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01.01.2006
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29.04.2010

Global Change and Uncertainty Strike Africa – NAI Annual Report 2009

Africa’s economic and political position in the world is changing drastically. One and a half years ago, economic growth on the continent was significantly stronger. Since then, the financial crisis has changed the conditions. Simultaneously, there is a global shift in economic power from West to East in which new superpowers are entering. The Nordic Africa Institute’s Annual Report 2009 reflects on some of the new challenges Africa is currently facing.

Quelle: (idw) Schwedischer Forschungsrat - The Swedish Research Council
Brazil, Russia, India and China, together called the BRIC states, are currently the world’s most important emerging powers. Their economic growth will lead to a lot of opportunities for African countries, but also some challenges: “The BRIC states are unlikely to act in Africa’s best interest, unless African governments put the pressure on them to do so,” says Fantu Cheru, professor and research director of the Nordic Africa Institute. “Therefore, it’s crucial for Africa to formulate national, regional and continental policies and strategies in order to engage the BRICs in the most profitable way in the coming years.”

One of the challenges is the outsourcing of African land for the large-scale production of food and energy for foreign populations. And as Kjell Havnevik, professor and senior researcher at NAI, points out, the outsourcing is happening where rural Africans still suffer from poverty and food insecurity after decades of declining support by governments, international financial institutions and donors.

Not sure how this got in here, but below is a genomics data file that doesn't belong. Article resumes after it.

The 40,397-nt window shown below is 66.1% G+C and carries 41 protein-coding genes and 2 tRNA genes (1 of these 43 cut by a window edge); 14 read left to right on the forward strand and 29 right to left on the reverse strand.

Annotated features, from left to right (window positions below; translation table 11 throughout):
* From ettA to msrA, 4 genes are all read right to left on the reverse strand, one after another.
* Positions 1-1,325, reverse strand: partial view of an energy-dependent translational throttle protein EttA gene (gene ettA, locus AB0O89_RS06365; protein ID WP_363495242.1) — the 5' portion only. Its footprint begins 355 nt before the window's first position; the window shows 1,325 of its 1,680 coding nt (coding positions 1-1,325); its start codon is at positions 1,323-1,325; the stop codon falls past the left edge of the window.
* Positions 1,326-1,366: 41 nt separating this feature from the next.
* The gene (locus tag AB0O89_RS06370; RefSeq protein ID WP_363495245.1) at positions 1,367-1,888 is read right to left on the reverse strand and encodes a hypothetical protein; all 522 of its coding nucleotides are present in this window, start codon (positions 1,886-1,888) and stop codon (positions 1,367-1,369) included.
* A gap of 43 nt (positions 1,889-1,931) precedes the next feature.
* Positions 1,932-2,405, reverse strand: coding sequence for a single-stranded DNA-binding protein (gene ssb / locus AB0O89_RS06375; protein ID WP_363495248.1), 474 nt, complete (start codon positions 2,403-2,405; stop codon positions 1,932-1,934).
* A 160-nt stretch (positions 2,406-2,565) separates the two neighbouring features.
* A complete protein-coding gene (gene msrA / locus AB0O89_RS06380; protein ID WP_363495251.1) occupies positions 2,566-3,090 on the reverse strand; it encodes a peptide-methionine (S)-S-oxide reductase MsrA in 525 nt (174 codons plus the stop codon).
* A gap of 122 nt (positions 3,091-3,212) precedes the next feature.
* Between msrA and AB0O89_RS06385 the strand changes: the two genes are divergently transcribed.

Democracy remains a major challenge; it has been 50 years since many of the African countries gained independence. And 2010 will be demanding for electoral democracy in several countries, writes Cyril Obi, a senior researcher at the NAI in the report. At the same time, “informal workers” in Africa – who often lack sufficient income, basic rights, and experience hostility from their governments – are scaling up their resistance by creating organizations that voice their interests, according to Ilda Lindell, an associate professor and researcher at NAI.


The Annual Report also covers:

• NAI encourages an increased policy debate among researchers, policy makers and the public by setting up an online forum on Nordic Policies for African Development.

• NAI sets up its Associates initiative. Associates are a wider group of “friends” of the institute.

• Free downloading of published research, Open Access, a cornerstone of efforts to create a fair and balanced flow of information.

The Nordic Africa Institute (Nordiska Afrikainstitutet) is a centre in the Nordic region for research, documentation and information on modern Africa. Based in Uppsala, Sweden, the institute is dedicated to providing timely, critical and alternative research on and analysis of Africa in the Nordic countries, and to cooperate between African and Nordic researchers. As a hub and a meeting place in the Nordic region for a growing field of research and analysis, the institute strives to place knowledge of African issues within the reach of scholars, policymakers, politicians, media, students and the general public. The institute is jointly financed by the Nordic countries (Denmark, Finland, Iceland, Norway and Sweden).

Further information:

http://www.nai.uu.se/about/organisation/annualreport/annual_report_2009.pdf

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